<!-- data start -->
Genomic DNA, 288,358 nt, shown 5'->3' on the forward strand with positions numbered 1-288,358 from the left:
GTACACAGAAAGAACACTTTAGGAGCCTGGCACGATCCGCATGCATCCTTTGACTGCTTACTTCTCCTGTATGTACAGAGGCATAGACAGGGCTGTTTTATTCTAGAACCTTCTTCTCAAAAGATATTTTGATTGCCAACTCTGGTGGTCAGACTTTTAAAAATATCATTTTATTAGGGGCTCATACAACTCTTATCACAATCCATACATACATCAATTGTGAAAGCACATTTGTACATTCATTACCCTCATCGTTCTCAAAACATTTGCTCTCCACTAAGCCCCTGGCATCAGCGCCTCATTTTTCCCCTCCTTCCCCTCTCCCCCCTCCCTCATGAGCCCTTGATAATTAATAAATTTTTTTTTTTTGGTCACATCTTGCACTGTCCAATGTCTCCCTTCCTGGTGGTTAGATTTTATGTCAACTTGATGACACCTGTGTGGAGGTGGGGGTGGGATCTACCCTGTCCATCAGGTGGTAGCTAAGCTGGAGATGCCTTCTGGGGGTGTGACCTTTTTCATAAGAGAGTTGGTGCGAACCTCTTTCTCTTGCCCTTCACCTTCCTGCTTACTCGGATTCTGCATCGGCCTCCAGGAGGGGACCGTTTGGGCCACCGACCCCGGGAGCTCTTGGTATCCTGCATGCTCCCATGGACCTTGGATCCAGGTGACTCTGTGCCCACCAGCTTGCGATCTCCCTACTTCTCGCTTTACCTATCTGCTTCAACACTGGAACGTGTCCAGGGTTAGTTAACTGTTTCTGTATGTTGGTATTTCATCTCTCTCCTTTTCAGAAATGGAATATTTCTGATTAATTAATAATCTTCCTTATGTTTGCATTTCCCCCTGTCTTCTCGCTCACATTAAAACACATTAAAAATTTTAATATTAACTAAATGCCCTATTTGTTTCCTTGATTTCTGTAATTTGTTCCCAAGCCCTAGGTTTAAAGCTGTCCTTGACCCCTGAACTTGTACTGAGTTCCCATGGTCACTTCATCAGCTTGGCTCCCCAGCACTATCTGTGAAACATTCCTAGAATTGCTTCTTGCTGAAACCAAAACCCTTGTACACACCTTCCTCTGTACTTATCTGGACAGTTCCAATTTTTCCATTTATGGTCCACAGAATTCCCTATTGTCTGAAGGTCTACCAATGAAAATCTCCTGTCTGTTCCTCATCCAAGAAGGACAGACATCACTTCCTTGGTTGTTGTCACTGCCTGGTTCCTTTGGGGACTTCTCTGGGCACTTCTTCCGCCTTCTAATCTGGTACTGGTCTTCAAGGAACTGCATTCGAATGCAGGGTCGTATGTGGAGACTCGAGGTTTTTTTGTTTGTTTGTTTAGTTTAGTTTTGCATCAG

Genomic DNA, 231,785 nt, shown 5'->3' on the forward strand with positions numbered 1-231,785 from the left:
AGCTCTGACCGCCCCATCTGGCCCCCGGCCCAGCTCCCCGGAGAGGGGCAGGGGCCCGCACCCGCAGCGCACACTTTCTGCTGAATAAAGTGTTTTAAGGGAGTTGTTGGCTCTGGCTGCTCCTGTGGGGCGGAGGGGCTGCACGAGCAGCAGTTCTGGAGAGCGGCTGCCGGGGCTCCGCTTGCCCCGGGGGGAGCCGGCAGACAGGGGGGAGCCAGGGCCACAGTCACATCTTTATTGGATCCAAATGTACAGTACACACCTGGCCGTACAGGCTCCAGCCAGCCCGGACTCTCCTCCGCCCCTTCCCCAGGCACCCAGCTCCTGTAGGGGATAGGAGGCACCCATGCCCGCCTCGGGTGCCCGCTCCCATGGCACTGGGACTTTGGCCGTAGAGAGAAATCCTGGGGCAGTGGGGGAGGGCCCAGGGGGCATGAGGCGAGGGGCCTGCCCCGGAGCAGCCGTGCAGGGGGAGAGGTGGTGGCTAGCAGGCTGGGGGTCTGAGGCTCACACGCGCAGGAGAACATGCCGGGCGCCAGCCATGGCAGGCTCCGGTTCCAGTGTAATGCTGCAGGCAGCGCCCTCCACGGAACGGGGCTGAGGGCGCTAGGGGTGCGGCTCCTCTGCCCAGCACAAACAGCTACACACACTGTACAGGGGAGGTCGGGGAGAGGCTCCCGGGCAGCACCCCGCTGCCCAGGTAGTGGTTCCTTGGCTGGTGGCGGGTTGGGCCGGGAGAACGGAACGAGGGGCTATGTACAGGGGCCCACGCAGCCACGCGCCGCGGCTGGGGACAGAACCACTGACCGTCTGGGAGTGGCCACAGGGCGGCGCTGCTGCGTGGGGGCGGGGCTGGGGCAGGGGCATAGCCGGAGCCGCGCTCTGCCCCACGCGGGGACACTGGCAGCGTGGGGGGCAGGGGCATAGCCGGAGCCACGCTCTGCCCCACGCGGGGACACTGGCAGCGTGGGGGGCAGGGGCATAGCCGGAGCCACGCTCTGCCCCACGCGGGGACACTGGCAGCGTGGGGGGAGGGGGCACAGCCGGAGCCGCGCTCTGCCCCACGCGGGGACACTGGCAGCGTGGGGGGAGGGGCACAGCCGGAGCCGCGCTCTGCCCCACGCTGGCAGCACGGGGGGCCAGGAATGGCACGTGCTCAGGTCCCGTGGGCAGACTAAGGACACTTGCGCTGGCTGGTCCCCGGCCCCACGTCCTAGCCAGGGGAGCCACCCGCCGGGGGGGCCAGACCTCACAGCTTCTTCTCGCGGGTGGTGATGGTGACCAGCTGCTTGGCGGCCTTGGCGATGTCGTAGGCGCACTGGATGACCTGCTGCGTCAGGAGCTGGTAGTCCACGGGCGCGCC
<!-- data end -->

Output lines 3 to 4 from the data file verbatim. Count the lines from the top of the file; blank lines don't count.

Genomic DNA, 231,785 nt, shown 5'->3' on the forward strand with positions numbered 1-231,785 from the left:
AGCTCTGACCGCCCCATCTGGCCCCCGGCCCAGCTCCCCGGAGAGGGGCAGGGGCCCGCACCCGCAGCGCACACTTTCTGCTGAATAAAGTGTTTTAAGGGAGTTGTTGGCTCTGGCTGCTCCTGTGGGGCGGAGGGGCTGCACGAGCAGCAGTTCTGGAGAGCGGCTGCCGGGGCTCCGCTTGCCCCGGGGGGAGCCGGCAGACAGGGGGGAGCCAGGGCCACAGTCACATCTTTATTGGATCCAAATGTACAGTACACACCTGGCCGTACAGGCTCCAGCCAGCCCGGACTCTCCTCCGCCCCTTCCCCAGGCACCCAGCTCCTGTAGGGGATAGGAGGCACCCATGCCCGCCTCGGGTGCCCGCTCCCATGGCACTGGGACTTTGGCCGTAGAGAGAAATCCTGGGGCAGTGGGGGAGGGCCCAGGGGGCATGAGGCGAGGGGCCTGCCCCGGAGCAGCCGTGCAGGGGGAGAGGTGGTGGCTAGCAGGCTGGGGGTCTGAGGCTCACACGCGCAGGAGAACATGCCGGGCGCCAGCCATGGCAGGCTCCGGTTCCAGTGTAATGCTGCAGGCAGCGCCCTCCACGGAACGGGGCTGAGGGCGCTAGGGGTGCGGCTCCTCTGCCCAGCACAAACAGCTACACACACTGTACAGGGGAGGTCGGGGAGAGGCTCCCGGGCAGCACCCCGCTGCCCAGGTAGTGGTTCCTTGGCTGGTGGCGGGTTGGGCCGGGAGAACGGAACGAGGGGCTATGTACAGGGGCCCACGCAGCCACGCGCCGCGGCTGGGGACAGAACCACTGACCGTCTGGGAGTGGCCACAGGGCGGCGCTGCTGCGTGGGGGCGGGGCTGGGGCAGGGGCATAGCCGGAGCCGCGCTCTGCCCCACGCGGGGACACTGGCAGCGTGGGGGGCAGGGGCATAGCCGGAGCCACGCTCTGCCCCACGCGGGGACACTGGCAGCGTGGGGGGCAGGGGCATAGCCGGAGCCACGCTCTGCCCCACGCGGGGACACTGGCAGCGTGGGGGGAGGGGGCACAGCCGGAGCCGCGCTCTGCCCCACGCGGGGACACTGGCAGCGTGGGGGGAGGGGCACAGCCGGAGCCGCGCTCTGCCCCACGCTGGCAGCACGGGGGGCCAGGAATGGCACGTGCTCAGGTCCCGTGGGCAGACTAAGGACACTTGCGCTGGCTGGTCCCCGGCCCCACGTCCTAGCCAGGGGAGCCACCCGCCGGGGGGGCCAGACCTCACAGCTTCTTCTCGCGGGTGGTGATGGTGACCAGCTGCTTGGCGGCCTTGGCGATGTCGTAGGCGCACTGGATGACCTGCTGCGTCAGGAGCTGGTAGTCCACGGGCGCGCC